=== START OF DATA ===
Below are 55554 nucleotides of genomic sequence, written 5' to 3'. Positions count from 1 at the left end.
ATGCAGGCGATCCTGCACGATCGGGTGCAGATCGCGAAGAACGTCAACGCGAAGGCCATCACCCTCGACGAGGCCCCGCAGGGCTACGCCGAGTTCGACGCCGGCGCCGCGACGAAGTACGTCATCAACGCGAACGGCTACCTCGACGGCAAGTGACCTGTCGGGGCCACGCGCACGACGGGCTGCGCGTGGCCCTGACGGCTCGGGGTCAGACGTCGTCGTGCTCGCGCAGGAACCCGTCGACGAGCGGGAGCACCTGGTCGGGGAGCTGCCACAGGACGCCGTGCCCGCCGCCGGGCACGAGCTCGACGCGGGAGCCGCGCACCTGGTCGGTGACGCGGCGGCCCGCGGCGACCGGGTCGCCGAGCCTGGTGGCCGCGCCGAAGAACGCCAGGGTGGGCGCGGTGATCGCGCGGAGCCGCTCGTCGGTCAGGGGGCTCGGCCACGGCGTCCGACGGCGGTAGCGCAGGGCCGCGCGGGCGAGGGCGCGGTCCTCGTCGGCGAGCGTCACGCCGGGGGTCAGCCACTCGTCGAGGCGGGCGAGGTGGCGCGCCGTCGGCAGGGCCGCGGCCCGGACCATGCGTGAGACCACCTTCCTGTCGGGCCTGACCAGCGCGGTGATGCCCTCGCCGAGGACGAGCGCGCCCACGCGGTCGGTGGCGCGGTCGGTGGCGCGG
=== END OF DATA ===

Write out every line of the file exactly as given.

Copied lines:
Below are 55554 nucleotides of genomic sequence, written 5' to 3'. Positions count from 1 at the left end.
ATGCAGGCGATCCTGCACGATCGGGTGCAGATCGCGAAGAACGTCAACGCGAAGGCCATCACCCTCGACGAGGCCCCGCAGGGCTACGCCGAGTTCGACGCCGGCGCCGCGACGAAGTACGTCATCAACGCGAACGGCTACCTCGACGGCAAGTGACCTGTCGGGGCCACGCGCACGACGGGCTGCGCGTGGCCCTGACGGCTCGGGGTCAGACGTCGTCGTGCTCGCGCAGGAACCCGTCGACGAGCGGGAGCACCTGGTCGGGGAGCTGCCACAGGACGCCGTGCCCGCCGCCGGGCACGAGCTCGACGCGGGAGCCGCGCACCTGGTCGGTGACGCGGCGGCCCGCGGCGACCGGGTCGCCGAGCCTGGTGGCCGCGCCGAAGAACGCCAGGGTGGGCGCGGTGATCGCGCGGAGCCGCTCGTCGGTCAGGGGGCTCGGCCACGGCGTCCGACGGCGGTAGCGCAGGGCCGCGCGGGCGAGGGCGCGGTCCTCGTCGGCGAGCGTCACGCCGGGGGTCAGCCACTCGTCGAGGCGGGCGAGGTGGCGCGCCGTCGGCAGGGCCGCGGCCCGGACCATGCGTGAGACCACCTTCCTGTCGGGCCTGACCAGCGCGGTGATGCCCTCGCCGAGGACGAGCGCGCCCACGCGGTCGGTGGCGCGGTCGGTGGCGCGG